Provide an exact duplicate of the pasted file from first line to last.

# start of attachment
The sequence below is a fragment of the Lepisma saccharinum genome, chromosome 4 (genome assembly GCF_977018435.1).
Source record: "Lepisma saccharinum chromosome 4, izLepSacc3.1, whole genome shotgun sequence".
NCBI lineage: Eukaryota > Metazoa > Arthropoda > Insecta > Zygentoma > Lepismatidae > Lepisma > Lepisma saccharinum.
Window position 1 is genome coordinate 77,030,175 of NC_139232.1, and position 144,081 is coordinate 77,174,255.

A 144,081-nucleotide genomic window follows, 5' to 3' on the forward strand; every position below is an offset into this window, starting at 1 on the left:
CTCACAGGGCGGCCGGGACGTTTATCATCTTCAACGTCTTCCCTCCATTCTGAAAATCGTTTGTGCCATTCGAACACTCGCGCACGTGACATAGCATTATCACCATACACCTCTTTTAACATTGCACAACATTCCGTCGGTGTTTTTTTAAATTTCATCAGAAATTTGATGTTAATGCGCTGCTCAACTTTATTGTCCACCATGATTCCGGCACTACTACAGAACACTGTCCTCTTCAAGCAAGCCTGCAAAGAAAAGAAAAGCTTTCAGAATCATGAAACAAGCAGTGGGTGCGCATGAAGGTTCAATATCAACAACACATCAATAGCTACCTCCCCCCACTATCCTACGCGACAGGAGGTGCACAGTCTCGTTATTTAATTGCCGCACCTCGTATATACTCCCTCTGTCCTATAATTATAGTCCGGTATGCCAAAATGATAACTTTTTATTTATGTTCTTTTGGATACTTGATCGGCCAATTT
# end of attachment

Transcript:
The sequence below is a fragment of the Lepisma saccharinum genome, chromosome 4 (genome assembly GCF_977018435.1).
Source record: "Lepisma saccharinum chromosome 4, izLepSacc3.1, whole genome shotgun sequence".
NCBI lineage: Eukaryota > Metazoa > Arthropoda > Insecta > Zygentoma > Lepismatidae > Lepisma > Lepisma saccharinum.
Window position 1 is genome coordinate 77,030,175 of NC_139232.1, and position 144,081 is coordinate 77,174,255.

A 144,081-nucleotide genomic window follows, 5' to 3' on the forward strand; every position below is an offset into this window, starting at 1 on the left:
CTCACAGGGCGGCCGGGACGTTTATCATCTTCAACGTCTTCCCTCCATTCTGAAAATCGTTTGTGCCATTCGAACACTCGCGCACGTGACATAGCATTATCACCATACACCTCTTTTAACATTGCACAACATTCCGTCGGTGTTTTTTTAAATTTCATCAGAAATTTGATGTTAATGCGCTGCTCAACTTTATTGTCCACCATGATTCCGGCACTACTACAGAACACTGTCCTCTTCAAGCAAGCCTGCAAAGAAAAGAAAAGCTTTCAGAATCATGAAACAAGCAGTGGGTGCGCATGAAGGTTCAATATCAACAACACATCAATAGCTACCTCCCCCCACTATCCTACGCGACAGGAGGTGCACAGTCTCGTTATTTAATTGCCGCACCTCGTATATACTCCCTCTGTCCTATAATTATAGTCCGGTATGCCAAAATGATAACTTTTTATTTATGTTCTTTTGGATACTTGATCGGCCAATTT